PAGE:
Fabii

Fabii

 

members of a patrician gens in ancient Rome. The Fabii took part in nearly all the leading events in Roman history. At Veii in 477 B.C., for example, 306 of them perished in the battle against the Etruscans. Among the foremost members of the gens were the military commander Quintus Fabius Maximus Cunctator and the historian Quintus Fabius Pictor.

References in periodicals archive ?
The earliest technique for changing the rear decoration in the Italian Renaissance productions at the Florentine Medici court appears to have been the use of a large periaktos for the 1568 production of Il Fabii, designed by Baldassare Lanci da Urbino, in the Salone dei Cinquecento of the Palazzo Vecchio.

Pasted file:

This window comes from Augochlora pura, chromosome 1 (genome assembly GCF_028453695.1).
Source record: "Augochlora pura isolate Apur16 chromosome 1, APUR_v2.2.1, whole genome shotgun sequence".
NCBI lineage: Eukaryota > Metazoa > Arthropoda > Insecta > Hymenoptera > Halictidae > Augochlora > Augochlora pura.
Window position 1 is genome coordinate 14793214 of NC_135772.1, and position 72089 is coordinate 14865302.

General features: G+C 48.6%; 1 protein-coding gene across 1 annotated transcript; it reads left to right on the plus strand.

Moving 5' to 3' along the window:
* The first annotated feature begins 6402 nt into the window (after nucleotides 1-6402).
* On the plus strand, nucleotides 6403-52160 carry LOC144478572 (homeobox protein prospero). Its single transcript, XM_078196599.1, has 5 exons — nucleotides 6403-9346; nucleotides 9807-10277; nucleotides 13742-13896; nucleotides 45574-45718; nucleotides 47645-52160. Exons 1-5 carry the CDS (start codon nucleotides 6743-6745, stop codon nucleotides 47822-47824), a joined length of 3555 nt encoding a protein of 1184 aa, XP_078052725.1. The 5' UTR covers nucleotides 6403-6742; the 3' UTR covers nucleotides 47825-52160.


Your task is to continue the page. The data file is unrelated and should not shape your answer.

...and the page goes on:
Here Ovid praises his addressee Fabius Maximus: Hercules was the legendary ancestor of the Fabii (cf.
Fray Luis confiesa, agarrandose a un dicho de Quintiliano y trayendolo a su molino; <<cuius lectio, ut Fabii verbis utar, non scholarum temporibus, sed vitae spatio terminatur>> (20).
Having "made" the Fabii arouse the Gauls' ire by violating the ius gentium (law of nations) and then "ordained" an atypical Roman passivity in the face of their attack, Fortune showed that she had "decided ...
En el cuarto capi?1/2tulo otros dos trabajos: "Ciencias sociales del creer y creencias de las ciencias sociales", de Fabii?1/2n Sanabria-S., y "Globalizacii?1/2n y catolicismos: la mirada desde arriba y las relaciones cotidianas", de Fortunato Mallimacci.
265-7 the poet criticizes matronae who perform as gladiators -- something a ludia would never do ('dicite vos neptes Lepidi caecive Metelli/Gurgitis aut Fabii, quae ludia sumpserit umquam/hos habitus, quando ad palum gemat uxor Asyli').(29) Far from being a pejorative term here, ludia is applied to someone whose behaviour, though she is of low status, is favourably compared to that of the matronae who defy convention by appearing in the arena.